Thousands of women are set to strike on Thursday for International Women’s Day after a tumultuous year for gender politics.
Around 7,000 people have pledged to go on strike, with 2,000 protestors due to meet in central London at 1pm. The UK will be one of 56 countries to take part in the walkout.
The organisers say the day of action will be a clear show of solidarity with women from all walks of life, calling it “feminism for those millions of women at the bottom”.
This International Women’s Day carries added weight following a momentous year for women’s rights, which saw the staggering rise of the #MeToo and #TimesUp movements.
Both have gained global support, with millions of women around the world sharing their experiences of sexual harassment.
The hashtag “me too” was first used by activist Tarana Burke in October last year has since been posted online millions of times, and has trended in an estimated 85 countries including the US, India and Pakistan.
In the UK, the gender pay gap has been a dominant issue since the explosive resignation of the BBC’s China editor Carrie Gracie, who quit her post in protest after she discovered she was being paid less that her male colleagues in equivalent roles.
According to the ONS, the mean gender pay gap in the UK is currently at 14.1%, and has been stuck at the same level for three years.
It is also the 100th anniversary of the act of parliament which gave some women the vote.
One of the strike organisers, Noshin Salari Rad, told HuffPost UK the event would be inclusive and would welcome “trans women, women of colour, indigenous women, working class women, disabled women, migrants and sex workers.”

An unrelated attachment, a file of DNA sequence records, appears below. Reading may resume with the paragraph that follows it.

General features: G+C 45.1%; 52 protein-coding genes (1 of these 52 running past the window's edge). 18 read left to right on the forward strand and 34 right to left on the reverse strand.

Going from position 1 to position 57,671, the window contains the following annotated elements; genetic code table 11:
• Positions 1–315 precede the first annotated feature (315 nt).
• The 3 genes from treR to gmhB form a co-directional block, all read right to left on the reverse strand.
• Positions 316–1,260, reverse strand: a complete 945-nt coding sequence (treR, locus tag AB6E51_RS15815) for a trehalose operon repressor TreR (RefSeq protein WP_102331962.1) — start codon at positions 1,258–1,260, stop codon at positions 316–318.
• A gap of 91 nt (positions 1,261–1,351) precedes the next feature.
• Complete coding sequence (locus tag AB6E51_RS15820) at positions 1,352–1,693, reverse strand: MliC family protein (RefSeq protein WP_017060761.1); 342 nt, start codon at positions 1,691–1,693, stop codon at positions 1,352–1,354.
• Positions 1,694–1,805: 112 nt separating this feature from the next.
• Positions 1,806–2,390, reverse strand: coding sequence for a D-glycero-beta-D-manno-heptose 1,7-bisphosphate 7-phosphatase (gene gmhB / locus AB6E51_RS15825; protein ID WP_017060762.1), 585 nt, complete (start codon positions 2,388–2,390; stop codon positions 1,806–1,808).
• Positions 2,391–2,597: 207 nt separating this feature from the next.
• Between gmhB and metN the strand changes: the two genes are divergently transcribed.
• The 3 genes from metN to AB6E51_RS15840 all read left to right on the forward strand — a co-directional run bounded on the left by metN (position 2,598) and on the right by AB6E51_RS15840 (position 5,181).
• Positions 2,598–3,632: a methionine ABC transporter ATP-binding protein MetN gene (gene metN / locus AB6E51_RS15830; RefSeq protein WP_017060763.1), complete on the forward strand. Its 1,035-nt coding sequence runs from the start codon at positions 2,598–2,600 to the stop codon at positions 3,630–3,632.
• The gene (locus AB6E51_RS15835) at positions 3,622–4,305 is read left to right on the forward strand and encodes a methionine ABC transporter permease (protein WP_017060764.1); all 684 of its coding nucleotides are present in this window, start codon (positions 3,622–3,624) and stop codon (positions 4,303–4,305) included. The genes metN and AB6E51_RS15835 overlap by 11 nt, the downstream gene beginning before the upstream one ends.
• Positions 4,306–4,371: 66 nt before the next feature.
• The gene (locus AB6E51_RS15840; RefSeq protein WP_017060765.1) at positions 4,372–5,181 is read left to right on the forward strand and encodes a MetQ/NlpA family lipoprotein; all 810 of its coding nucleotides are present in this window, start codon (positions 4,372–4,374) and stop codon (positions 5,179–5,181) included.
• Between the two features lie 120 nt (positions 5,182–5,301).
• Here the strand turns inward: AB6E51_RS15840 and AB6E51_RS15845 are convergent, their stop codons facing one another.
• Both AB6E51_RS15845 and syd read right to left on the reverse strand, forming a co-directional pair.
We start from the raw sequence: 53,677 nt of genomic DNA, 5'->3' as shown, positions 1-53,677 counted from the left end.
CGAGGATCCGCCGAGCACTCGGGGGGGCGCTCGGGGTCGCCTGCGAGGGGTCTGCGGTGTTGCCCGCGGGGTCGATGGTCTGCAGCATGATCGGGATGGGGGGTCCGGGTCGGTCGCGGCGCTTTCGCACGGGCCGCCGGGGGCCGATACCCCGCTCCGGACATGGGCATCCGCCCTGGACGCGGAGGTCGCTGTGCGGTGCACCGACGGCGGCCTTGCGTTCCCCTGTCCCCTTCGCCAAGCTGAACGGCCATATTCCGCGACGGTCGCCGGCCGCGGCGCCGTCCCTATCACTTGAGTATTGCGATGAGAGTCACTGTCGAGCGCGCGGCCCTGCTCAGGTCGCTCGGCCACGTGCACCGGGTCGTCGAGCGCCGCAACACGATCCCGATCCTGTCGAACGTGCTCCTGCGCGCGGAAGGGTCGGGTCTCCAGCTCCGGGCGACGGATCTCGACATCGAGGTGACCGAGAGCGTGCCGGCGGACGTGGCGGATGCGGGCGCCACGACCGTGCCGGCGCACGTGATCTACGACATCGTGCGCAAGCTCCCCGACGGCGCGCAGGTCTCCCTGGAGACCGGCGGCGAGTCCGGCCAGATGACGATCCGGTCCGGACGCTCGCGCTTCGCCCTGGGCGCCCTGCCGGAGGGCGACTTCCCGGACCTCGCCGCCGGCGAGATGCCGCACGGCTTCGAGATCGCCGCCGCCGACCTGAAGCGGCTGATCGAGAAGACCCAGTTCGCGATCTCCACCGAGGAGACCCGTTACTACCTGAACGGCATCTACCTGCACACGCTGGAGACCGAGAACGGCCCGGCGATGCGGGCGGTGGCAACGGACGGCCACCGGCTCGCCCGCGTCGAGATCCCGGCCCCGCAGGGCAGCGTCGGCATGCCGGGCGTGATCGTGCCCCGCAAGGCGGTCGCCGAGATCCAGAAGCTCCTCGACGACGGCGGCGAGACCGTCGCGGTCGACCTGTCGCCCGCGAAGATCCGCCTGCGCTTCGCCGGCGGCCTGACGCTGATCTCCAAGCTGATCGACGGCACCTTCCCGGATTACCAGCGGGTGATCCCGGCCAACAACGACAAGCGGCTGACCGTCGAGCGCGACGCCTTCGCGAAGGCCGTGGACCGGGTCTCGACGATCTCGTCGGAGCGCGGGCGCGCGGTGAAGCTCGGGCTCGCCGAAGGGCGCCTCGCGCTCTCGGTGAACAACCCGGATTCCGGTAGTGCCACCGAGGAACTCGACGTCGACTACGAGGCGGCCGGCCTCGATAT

The strike organisers have stressed that while movements such as #MeToo have been extremely popular, they did not mean that “women’s political and economic situation has improved”.
Helen Hester, from the University of West London, said: “The fight is far from over for the millions at the bottom.
“If women are to gain an equal place in the world, the fight against sexual harassment and abuse must be allied with a struggle against an economic system which maintains a gender pay gap, mandates a gendered division of labour, and all too often sees women as a reserve army of labour to draw upon and drop as needed.”
The day will see women strike from all the work they do. This could be in offices, factories, care work or unpaid domestic work.
Iida Käyhkö, another organiser of the strike said: “We are sick of ‘telling our stories’ and being told to ‘lean in’ when nothing changes in response.
“We are instead taking action - action against our exploitation under capitalism, where the domestic and emotional work we do for little or no pay is made invisible, while austerity measures force us into a more and more vulnerable position.
“This is feminism for the 99%.”
A number of organisations are supporting the strike, including Sisters Uncut East London, Women’s Strike Assembly, London Latinxs Action for Trans Health and Cleaners and Allied Independent Workers Union.